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Erasing Stigma: Research reveals mental illnesses is common, treatable

Special to The Dallas Examiner | 5/29/2018, 12:17 p.m.
L.J. made three suicide attempts before age 16. But there was no official diagnosis of depression until his second attempt. ...
Stock photo Ryan McGuire

Special to The Dallas Examiner

L.J. made three suicide attempts before age 16. But there was no official diagnosis of depression until his second attempt. Before that, he was labeled with a behavioral disorder. After his diagnosis, he began the long journey of finding the right combination of cognitive behavioral therapy and medication.

L.J. was among the over 1 million Texans who suffer from a mental illness, according to the Mental Health Committee established by the Texas Judicial Council.

In Dallas County in 2016, there were nearly 427,000 behavior health visits by patients with mental health or substance abuse issues, according to the DFW Hospital Council Foundation. Also, new research has shown that Black youth age 5 to 12 are twice as likely to commit suicide than White youth of the same age, according to the National Institute of Mental Health. In contrast, when rates were grouped by sex, using all youth age groups, the rate of suicide in White youth was higher than Black youth.

Though suicide in youth is rare, it is the over-all leading cause of death in the United States.

Additionally more than 20 percent of Texas children ages 9 to 17 and nearly one in five adults in Texas experiences mental illness each year and have a diagnosed mental illness. Mental health experts at Parkland Health and Hospital System say that many mental illnesses, like physical health problems, are common, treatable and even preventable.

Recognizing the link between mental and physical health is crucial to overall wellness, a message mental health professionals are emphasizing this month, National Mental Health Awareness Month. The advocacy group Mental Health America selected this year’s theme Fitness#4Mind4Body to focus on what individuals can do to improve their fitness by making small changes, physically and mentally, to improve overall health.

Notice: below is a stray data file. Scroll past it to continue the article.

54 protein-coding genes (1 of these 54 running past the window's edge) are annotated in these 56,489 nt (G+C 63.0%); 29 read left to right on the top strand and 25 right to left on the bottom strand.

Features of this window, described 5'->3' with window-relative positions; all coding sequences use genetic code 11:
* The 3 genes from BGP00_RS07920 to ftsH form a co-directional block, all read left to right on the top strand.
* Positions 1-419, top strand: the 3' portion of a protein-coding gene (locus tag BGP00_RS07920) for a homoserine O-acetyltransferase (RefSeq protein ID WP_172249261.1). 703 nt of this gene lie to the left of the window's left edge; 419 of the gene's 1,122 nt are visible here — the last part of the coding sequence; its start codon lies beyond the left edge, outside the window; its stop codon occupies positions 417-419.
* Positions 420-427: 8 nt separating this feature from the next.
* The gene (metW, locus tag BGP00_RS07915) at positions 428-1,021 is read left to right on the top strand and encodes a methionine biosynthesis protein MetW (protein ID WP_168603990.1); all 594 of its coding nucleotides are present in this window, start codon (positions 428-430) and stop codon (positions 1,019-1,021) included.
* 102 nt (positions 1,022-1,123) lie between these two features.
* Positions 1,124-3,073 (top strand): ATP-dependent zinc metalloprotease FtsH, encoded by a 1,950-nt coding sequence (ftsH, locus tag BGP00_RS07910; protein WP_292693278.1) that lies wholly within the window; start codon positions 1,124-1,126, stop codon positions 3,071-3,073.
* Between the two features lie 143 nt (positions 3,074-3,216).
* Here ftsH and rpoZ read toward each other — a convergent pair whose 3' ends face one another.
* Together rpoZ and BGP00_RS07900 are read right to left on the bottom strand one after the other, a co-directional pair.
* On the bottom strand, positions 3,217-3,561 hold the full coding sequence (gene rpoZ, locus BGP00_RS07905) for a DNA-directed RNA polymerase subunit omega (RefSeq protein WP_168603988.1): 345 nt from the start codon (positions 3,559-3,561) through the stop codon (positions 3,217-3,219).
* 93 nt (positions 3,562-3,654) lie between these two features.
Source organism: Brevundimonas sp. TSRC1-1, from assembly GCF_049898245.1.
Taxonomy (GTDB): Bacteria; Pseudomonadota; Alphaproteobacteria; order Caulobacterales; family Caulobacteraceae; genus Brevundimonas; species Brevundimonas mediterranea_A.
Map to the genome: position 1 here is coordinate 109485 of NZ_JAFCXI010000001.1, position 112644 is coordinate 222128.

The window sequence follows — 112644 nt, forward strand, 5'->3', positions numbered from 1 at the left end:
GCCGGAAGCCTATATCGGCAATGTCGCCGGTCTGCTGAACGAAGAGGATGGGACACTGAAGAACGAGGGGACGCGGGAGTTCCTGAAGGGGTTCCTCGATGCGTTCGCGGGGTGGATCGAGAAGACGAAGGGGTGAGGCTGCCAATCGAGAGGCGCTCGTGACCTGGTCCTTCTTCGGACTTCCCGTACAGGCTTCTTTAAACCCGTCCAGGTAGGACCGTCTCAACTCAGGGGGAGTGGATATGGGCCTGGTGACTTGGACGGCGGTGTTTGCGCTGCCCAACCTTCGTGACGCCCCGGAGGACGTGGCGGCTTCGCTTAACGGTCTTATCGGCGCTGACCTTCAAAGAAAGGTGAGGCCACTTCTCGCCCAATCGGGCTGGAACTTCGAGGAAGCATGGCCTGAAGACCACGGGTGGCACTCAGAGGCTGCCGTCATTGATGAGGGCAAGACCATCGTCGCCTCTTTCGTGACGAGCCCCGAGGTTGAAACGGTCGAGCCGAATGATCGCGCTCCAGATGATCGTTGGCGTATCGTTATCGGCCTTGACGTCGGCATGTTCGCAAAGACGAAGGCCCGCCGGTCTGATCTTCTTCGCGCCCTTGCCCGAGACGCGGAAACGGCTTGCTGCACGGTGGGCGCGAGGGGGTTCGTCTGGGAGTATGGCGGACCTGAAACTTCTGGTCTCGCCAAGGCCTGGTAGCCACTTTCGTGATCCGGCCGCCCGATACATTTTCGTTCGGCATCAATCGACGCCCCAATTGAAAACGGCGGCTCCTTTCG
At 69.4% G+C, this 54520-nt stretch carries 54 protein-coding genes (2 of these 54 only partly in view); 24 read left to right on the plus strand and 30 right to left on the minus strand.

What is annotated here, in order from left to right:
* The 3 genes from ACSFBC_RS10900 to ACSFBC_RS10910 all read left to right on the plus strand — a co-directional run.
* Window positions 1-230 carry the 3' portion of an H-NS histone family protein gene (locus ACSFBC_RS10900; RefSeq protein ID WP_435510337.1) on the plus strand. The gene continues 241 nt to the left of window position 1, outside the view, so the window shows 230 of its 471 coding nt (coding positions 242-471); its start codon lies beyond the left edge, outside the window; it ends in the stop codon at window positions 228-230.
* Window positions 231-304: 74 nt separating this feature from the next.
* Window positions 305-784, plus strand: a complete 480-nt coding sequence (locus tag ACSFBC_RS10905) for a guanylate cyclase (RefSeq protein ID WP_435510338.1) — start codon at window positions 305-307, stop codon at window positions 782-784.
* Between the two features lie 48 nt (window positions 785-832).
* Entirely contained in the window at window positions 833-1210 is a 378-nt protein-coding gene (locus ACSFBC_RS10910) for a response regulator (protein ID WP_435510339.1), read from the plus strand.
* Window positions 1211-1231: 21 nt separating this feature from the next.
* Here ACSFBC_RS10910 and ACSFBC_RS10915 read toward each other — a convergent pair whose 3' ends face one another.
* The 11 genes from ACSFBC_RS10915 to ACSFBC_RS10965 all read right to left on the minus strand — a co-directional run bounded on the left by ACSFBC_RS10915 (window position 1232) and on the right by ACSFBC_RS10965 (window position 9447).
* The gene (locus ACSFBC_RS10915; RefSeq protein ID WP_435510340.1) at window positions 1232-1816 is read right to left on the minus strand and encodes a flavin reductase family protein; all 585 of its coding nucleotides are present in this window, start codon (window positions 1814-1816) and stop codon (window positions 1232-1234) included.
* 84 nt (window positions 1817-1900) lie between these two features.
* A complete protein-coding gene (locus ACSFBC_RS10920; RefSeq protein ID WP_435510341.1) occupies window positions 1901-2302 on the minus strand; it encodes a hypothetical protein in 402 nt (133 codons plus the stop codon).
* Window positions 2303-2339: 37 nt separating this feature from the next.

“Taking good care of your body is part of an evidence-based approach to mental health. We know that people living with serious mental illness face an increased risk of having chronic health conditions and that a healthy lifestyle can help to prevent the onset or worsening of many mental health problems like depression and anxiety, as well as heart disease, diabetes and other chronic health problems,” said Pedro Fernandez, MD, medical director of Consult-Liaison Psychiatry at Parkland and assistant professor of Psychiatry at UT Southwestern Medical Center.

L.J. was encouraged to develop and maintain a daily routine that included eating healthy and exercise. As a teenager, his daily meals still fluctuated between healthy meals and fast food, but he did begin running on a daily basis. His mother reported a noticeable difference in his behavior and attitude, and was hopeful that his progress would continue.

“Much of what we do physically impacts us mentally, so it’s important to view mental health as a component of overall health and well-being. Eating healthy foods, managing stress, exercising and getting enough sleep can go a long way in improving your mental health as well as your physical fitness,” Fernandez said.

Research shows that people who are chronically stressed or depressed have a greater risk of physical illness. Exercise and good nutrition can have a significant impact on overall health and stress reduction by improving immunity, lowering blood pressure, preventing or aiding in management of diabetes and heart disease and boosting endorphins for improved mood and overall mental health.